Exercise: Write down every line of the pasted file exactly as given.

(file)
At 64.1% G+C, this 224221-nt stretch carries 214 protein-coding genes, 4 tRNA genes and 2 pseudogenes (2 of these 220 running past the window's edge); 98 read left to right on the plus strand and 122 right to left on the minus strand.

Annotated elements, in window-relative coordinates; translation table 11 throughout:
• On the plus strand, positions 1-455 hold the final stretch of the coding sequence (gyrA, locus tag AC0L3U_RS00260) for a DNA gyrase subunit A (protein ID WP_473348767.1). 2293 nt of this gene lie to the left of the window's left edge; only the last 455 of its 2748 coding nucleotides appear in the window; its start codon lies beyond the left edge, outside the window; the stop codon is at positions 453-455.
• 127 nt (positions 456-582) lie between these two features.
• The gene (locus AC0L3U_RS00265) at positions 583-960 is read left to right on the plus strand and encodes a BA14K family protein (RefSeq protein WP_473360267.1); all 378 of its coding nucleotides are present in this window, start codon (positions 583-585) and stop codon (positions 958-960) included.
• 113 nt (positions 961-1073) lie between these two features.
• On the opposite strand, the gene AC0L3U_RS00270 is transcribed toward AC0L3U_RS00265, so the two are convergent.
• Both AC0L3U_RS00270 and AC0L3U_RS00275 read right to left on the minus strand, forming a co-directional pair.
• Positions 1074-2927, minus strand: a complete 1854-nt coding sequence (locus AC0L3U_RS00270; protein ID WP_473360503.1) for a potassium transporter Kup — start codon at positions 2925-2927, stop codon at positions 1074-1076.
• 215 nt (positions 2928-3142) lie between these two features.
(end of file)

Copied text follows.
At 64.1% G+C, this 224221-nt stretch carries 214 protein-coding genes, 4 tRNA genes and 2 pseudogenes (2 of these 220 running past the window's edge); 98 read left to right on the plus strand and 122 right to left on the minus strand.

Annotated elements, in window-relative coordinates; translation table 11 throughout:
• On the plus strand, positions 1-455 hold the final stretch of the coding sequence (gyrA, locus tag AC0L3U_RS00260) for a DNA gyrase subunit A (protein ID WP_473348767.1). 2293 nt of this gene lie to the left of the window's left edge; only the last 455 of its 2748 coding nucleotides appear in the window; its start codon lies beyond the left edge, outside the window; the stop codon is at positions 453-455.
• 127 nt (positions 456-582) lie between these two features.
• The gene (locus AC0L3U_RS00265) at positions 583-960 is read left to right on the plus strand and encodes a BA14K family protein (RefSeq protein WP_473360267.1); all 378 of its coding nucleotides are present in this window, start codon (positions 583-585) and stop codon (positions 958-960) included.
• 113 nt (positions 961-1073) lie between these two features.
• On the opposite strand, the gene AC0L3U_RS00270 is transcribed toward AC0L3U_RS00265, so the two are convergent.
• Both AC0L3U_RS00270 and AC0L3U_RS00275 read right to left on the minus strand, forming a co-directional pair.
• Positions 1074-2927, minus strand: a complete 1854-nt coding sequence (locus AC0L3U_RS00270; protein ID WP_473360503.1) for a potassium transporter Kup — start codon at positions 2925-2927, stop codon at positions 1074-1076.
• 215 nt (positions 2928-3142) lie between these two features.